DLC Coastal Mortgages Feb 2020 Newletter

General Paul Stapley 11 Feb

How to leverage your RRSPs to buy your first home  

 

Are you in the market for your first home? Dreaming of a space you can call your own? If you are an eligible first time home-buyer, then contributing to your RRSP(s) before the March 1 deadline can help you increase the funds available for your home purchase.

The Home Buyers’ Plan (HBP) is a program that allows you to withdraw from your Registered Retirement Savings Plan (RRSP’s) in order to purchase or build your first home. In 2019 there was a change to the HBP in an attempt to provide first-time home buyers with greater access to their RRSP savings by increasing the withdrawal limit from $25,000 to $35,000.

How do I know if I qualify?

In order to qualify, at least one homeowner must be a first-time homebuyer, which is defined as the following:

  • You are considered a first-time home buyer if;
    • You have never owned a home before
    • In the last 4 years, you did not occupy a home that you or your current spouse or common-law partner owned
  • You have a written agreement to buy or build a home
  • You are a resident of Canada
  • You intend to occupy the qualifying home as your principal place of residence within one year after buying or building it
  • You have gone through a breakdown of marriage or common-law partnership (even if the other first-time home buyer requirements are not met)

Buying my first home using The Home Buyers’ Plan (HBP)

Once you know you can take advantage of the HBP, and have topped up your RRSP(s) (if applicable), make an appointment with a mortgage professional to complete a financial health check to determine what you qualify for. This will make it easier for you to shop the market so you are able to look at real-estate listings within your budget.

Note * The down payment funds must be in your account for a minimum of 90 days for the withdrawal to qualify under the HBP.

Do I have to pay the government back?

You will have 15 years to repay the amount used from your RRSP(s), or you can pay in full at anytime during that period. Your repayment period starts on the second year after you first withdrew your RRSP(s) for the HBP. For example, if you withdrew $35,000 in 2020 to purchase your first home, you have until 2022 before your repayment schedule commences.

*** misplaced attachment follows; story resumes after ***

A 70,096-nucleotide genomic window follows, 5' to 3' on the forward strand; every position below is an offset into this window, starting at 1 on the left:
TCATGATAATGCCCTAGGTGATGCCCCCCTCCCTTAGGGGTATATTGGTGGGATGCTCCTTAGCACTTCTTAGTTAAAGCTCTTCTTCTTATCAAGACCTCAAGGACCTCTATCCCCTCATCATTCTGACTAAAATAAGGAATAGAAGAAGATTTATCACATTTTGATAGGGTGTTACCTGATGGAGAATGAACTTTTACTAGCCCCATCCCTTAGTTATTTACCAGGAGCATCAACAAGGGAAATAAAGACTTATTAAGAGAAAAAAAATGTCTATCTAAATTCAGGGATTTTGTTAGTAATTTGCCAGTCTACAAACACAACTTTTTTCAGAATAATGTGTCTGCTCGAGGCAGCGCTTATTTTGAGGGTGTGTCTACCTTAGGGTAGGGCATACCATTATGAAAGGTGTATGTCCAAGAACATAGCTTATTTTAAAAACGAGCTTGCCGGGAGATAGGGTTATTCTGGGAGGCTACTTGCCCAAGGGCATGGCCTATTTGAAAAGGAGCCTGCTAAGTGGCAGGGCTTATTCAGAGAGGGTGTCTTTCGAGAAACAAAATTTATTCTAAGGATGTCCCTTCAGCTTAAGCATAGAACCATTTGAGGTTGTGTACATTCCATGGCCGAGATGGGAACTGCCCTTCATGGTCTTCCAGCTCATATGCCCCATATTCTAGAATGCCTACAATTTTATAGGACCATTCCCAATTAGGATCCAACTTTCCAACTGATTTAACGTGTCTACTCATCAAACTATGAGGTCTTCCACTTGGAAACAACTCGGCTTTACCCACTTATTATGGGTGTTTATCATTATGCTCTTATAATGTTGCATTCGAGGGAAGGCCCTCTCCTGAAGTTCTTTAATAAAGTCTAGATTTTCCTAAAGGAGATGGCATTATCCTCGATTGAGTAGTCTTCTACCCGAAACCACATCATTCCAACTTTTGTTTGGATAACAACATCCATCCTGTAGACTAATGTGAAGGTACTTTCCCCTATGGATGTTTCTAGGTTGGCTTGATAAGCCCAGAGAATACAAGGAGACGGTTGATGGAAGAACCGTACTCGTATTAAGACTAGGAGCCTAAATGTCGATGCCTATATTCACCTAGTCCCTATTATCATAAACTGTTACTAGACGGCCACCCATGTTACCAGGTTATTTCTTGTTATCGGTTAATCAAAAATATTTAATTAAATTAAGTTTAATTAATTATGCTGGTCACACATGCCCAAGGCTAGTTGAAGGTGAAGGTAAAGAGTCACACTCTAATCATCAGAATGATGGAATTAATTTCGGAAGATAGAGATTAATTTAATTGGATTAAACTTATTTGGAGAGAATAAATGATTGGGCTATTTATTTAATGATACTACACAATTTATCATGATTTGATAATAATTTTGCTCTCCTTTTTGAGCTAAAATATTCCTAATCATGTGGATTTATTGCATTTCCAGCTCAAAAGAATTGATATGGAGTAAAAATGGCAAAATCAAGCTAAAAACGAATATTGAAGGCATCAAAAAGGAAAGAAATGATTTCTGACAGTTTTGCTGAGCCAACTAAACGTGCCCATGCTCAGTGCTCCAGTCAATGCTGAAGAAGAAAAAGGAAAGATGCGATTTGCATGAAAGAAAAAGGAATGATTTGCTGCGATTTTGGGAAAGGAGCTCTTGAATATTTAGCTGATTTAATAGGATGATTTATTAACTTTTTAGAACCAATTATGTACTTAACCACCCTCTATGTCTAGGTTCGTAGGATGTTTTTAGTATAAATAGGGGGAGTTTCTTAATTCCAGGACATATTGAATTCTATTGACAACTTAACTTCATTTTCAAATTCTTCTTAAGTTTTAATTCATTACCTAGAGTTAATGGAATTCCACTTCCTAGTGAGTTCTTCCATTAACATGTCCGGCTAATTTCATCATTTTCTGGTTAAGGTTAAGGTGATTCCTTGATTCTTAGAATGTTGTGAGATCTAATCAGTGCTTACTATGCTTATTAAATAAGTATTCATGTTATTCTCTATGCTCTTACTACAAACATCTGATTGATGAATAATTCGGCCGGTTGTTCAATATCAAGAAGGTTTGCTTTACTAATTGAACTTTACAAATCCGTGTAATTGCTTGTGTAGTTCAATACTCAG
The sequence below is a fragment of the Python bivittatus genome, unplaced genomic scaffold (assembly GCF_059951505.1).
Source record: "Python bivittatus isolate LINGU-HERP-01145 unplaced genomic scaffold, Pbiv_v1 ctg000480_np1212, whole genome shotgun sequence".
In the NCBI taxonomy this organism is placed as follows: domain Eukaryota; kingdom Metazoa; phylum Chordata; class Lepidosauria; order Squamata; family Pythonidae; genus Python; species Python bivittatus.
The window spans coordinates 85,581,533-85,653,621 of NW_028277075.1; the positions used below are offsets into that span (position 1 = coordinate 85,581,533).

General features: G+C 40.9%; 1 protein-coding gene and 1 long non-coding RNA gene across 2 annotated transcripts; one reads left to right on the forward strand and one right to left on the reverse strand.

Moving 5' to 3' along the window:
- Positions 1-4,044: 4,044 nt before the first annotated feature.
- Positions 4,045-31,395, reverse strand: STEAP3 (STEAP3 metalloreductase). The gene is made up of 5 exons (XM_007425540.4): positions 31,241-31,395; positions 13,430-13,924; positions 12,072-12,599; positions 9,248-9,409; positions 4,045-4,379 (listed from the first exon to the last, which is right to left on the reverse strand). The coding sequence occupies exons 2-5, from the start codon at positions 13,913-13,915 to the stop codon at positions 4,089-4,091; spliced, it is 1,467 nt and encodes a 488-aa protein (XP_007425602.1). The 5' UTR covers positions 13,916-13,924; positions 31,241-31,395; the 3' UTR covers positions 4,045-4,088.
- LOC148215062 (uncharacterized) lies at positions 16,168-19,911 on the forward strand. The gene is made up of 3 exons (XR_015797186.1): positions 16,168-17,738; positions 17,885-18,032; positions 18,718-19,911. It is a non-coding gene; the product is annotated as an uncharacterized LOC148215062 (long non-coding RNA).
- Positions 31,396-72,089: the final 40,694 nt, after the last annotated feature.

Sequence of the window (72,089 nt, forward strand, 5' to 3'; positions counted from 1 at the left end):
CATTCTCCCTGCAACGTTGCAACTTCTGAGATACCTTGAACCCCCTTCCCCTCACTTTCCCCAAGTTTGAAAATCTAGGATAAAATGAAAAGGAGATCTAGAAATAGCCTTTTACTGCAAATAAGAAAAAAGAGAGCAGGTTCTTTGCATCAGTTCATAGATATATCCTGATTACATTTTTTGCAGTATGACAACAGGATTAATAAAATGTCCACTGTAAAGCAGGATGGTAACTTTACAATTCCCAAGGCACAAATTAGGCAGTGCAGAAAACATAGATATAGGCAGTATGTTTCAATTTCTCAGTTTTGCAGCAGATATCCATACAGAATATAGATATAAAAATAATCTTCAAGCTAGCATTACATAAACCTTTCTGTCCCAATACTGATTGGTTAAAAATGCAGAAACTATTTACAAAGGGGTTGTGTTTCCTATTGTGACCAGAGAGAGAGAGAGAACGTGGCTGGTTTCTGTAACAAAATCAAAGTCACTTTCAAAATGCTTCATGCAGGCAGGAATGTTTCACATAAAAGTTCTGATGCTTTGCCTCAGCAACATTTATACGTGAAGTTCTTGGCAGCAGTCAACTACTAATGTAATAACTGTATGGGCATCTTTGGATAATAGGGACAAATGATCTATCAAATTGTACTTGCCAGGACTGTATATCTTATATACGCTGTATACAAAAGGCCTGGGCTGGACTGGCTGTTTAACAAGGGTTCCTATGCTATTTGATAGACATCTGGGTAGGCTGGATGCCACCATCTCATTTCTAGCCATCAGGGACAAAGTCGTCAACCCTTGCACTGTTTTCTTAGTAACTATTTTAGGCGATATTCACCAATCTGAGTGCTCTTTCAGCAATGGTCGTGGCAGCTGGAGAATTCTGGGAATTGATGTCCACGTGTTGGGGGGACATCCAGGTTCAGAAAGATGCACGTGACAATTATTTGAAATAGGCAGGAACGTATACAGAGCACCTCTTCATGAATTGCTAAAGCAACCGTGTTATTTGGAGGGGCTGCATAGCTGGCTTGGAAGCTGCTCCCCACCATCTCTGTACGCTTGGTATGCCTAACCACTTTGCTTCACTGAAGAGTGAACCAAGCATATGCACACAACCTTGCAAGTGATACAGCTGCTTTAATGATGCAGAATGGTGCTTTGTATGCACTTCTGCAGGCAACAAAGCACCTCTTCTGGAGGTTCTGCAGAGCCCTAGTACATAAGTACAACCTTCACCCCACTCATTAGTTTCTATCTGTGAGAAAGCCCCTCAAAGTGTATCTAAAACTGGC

Each year, the Canada Revenue Agency (CRA) will send you an HBP statement with your notice of assessment in order for you to understand how much has been paid back to date, the amount you need to contribute to your RRSP(s) and your HBP balance.

Up or down-sizing? Get yourself mortgage ready for a move this Spring!

Moving homes can be triggered by a variety of things, but the most common reason is space…not enough, or perhaps a little too much.

At some point, the place you thought was your forever home may not meet your needs any longer. If you are growing your family, perhaps your current digs are bursting at the seams. If you are preparing for retirement or thinking about moving cities, a smaller place may be just what you have in mind.

Regardless of if you are moving up or scaling it down, here are a few things you want to consider:

  • If you are thinking about making a move before the end of your mortgage term, keep in mind you will need to re-qualify under the current rates.

Moving before the end of your term means breaking your mortgage. Don’t fret, this just means you will pay a penalty. This amount is dependent on your current mortgage provider and the mortgage product/terms.

  • Factor in realtor fees, closing and moving costs
    • Realtor fees can be anywhere between 2.5% and 5% depending on where you live
    • For closing costs and legal fees, we suggest you budget approx. 1.5% of the purchase price
    • Moving costs and miscellaneous
      • Put aside approx. $1,000 in moving costs

In addition, you want to think about setting up your utilities, perhaps upgrading appliances, lighting, a fresh coat of paint, or even new furniture. If you are upsizing then the size of your couch may be too small for your new living room! Same can be said if you are downsizing from a larger home to a condo.

Homeowner Tips

Tips for selling your home this Spring

If you are in the market to sell your home this spring, there are a few things you will want to do in order to sell for top dollar.

  1. Storage Space